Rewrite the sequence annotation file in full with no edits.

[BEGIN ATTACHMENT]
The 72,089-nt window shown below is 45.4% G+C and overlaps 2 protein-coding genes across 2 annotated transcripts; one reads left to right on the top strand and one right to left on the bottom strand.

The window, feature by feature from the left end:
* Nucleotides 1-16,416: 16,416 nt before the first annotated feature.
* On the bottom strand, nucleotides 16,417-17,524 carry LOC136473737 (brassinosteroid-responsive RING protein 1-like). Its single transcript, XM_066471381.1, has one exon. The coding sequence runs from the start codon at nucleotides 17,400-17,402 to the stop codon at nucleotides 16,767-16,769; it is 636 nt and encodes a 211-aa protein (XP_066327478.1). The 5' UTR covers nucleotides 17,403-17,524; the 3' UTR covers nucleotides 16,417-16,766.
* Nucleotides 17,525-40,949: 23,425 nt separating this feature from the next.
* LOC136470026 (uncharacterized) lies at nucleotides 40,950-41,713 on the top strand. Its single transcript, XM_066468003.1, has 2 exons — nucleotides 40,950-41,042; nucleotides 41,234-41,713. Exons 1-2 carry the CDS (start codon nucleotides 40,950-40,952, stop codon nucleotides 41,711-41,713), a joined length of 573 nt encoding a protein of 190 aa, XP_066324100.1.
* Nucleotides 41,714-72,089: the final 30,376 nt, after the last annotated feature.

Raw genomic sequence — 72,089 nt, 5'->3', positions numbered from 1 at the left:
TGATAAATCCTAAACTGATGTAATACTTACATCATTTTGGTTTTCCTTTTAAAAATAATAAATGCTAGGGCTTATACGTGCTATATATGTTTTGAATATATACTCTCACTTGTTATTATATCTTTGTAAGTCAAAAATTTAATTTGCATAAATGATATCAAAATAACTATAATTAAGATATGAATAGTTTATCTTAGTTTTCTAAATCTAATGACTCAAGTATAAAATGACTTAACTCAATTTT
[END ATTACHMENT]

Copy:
The 72,089-nt window shown below is 45.4% G+C and overlaps 2 protein-coding genes across 2 annotated transcripts; one reads left to right on the top strand and one right to left on the bottom strand.

The window, feature by feature from the left end:
* Nucleotides 1-16,416: 16,416 nt before the first annotated feature.
* On the bottom strand, nucleotides 16,417-17,524 carry LOC136473737 (brassinosteroid-responsive RING protein 1-like). Its single transcript, XM_066471381.1, has one exon. The coding sequence runs from the start codon at nucleotides 17,400-17,402 to the stop codon at nucleotides 16,767-16,769; it is 636 nt and encodes a 211-aa protein (XP_066327478.1). The 5' UTR covers nucleotides 17,403-17,524; the 3' UTR covers nucleotides 16,417-16,766.
* Nucleotides 17,525-40,949: 23,425 nt separating this feature from the next.
* LOC136470026 (uncharacterized) lies at nucleotides 40,950-41,713 on the top strand. Its single transcript, XM_066468003.1, has 2 exons — nucleotides 40,950-41,042; nucleotides 41,234-41,713. Exons 1-2 carry the CDS (start codon nucleotides 40,950-40,952, stop codon nucleotides 41,711-41,713), a joined length of 573 nt encoding a protein of 190 aa, XP_066324100.1.
* Nucleotides 41,714-72,089: the final 30,376 nt, after the last annotated feature.

Raw genomic sequence — 72,089 nt, 5'->3', positions numbered from 1 at the left:
TGATAAATCCTAAACTGATGTAATACTTACATCATTTTGGTTTTCCTTTTAAAAATAATAAATGCTAGGGCTTATACGTGCTATATATGTTTTGAATATATACTCTCACTTGTTATTATATCTTTGTAAGTCAAAAATTTAATTTGCATAAATGATATCAAAATAACTATAATTAAGATATGAATAGTTTATCTTAGTTTTCTAAATCTAATGACTCAAGTATAAAATGACTTAACTCAATTTT